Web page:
CLAUDE M. HOLLAND JR., M.D.; S. RICHARDSON HILL JR., M.D.
Myotonia dystrophica is a familial disorder with multisystem involvement characterized by myotonia, atrophy of distal muscle components, cataracts, frontal baldness and various endocrinopathies. Myotonia, a prolonged muscular contraction, or a delayed relaxation following a voluntary, mechanical or electrically initiated contraction, is most pronounced in the first contraction following rest and is frequently aggravated by cold. Conversely, it is greatly improved by warmth and progressively diminishes with each succeeding contraction. The symptom complex of myotonia has been reported following peripheral neuritis, various acute infectious diseases and hypothyroidism,1 but is most characteristic of myotonia dystrophica and myotonia congenita.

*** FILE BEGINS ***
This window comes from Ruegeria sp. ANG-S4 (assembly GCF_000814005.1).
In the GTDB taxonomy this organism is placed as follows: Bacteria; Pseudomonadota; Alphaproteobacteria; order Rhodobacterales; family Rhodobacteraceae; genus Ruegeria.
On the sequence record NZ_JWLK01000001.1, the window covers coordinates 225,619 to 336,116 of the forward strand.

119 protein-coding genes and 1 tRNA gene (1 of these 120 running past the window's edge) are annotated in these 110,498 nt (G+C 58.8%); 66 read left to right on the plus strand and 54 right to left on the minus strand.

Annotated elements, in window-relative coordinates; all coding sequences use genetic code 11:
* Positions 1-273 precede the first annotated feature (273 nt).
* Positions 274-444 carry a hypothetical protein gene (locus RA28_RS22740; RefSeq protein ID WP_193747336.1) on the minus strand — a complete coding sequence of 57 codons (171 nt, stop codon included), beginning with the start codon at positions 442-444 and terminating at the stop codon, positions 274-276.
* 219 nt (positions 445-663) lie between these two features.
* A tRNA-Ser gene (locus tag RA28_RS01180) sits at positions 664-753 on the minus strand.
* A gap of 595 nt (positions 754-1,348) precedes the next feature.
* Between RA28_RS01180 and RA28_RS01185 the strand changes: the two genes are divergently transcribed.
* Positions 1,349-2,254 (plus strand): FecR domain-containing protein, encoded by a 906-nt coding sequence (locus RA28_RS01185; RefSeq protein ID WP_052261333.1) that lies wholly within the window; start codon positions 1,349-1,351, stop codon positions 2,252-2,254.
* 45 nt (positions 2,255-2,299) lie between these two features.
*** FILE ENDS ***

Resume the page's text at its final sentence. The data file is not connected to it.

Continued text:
Ravin1 gives Bell
HOLLAND CM, HILL SR. MYOTONIA DYSTROPHICA: REPORT OF SIX CASES IN ONE FAMILY, WITH AN ANALYSIS OF THE METABOLIC DEFECTS1. Ann Intern Med. 1956;44:738–753. doi: 10.7326/0003-4819-44-4-738
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Published: Ann Intern Med. 1956;44(4):738-753.
Adrenal Disorders, Endocrine and Metabolism, Hospital Medicine, Rheumatology.
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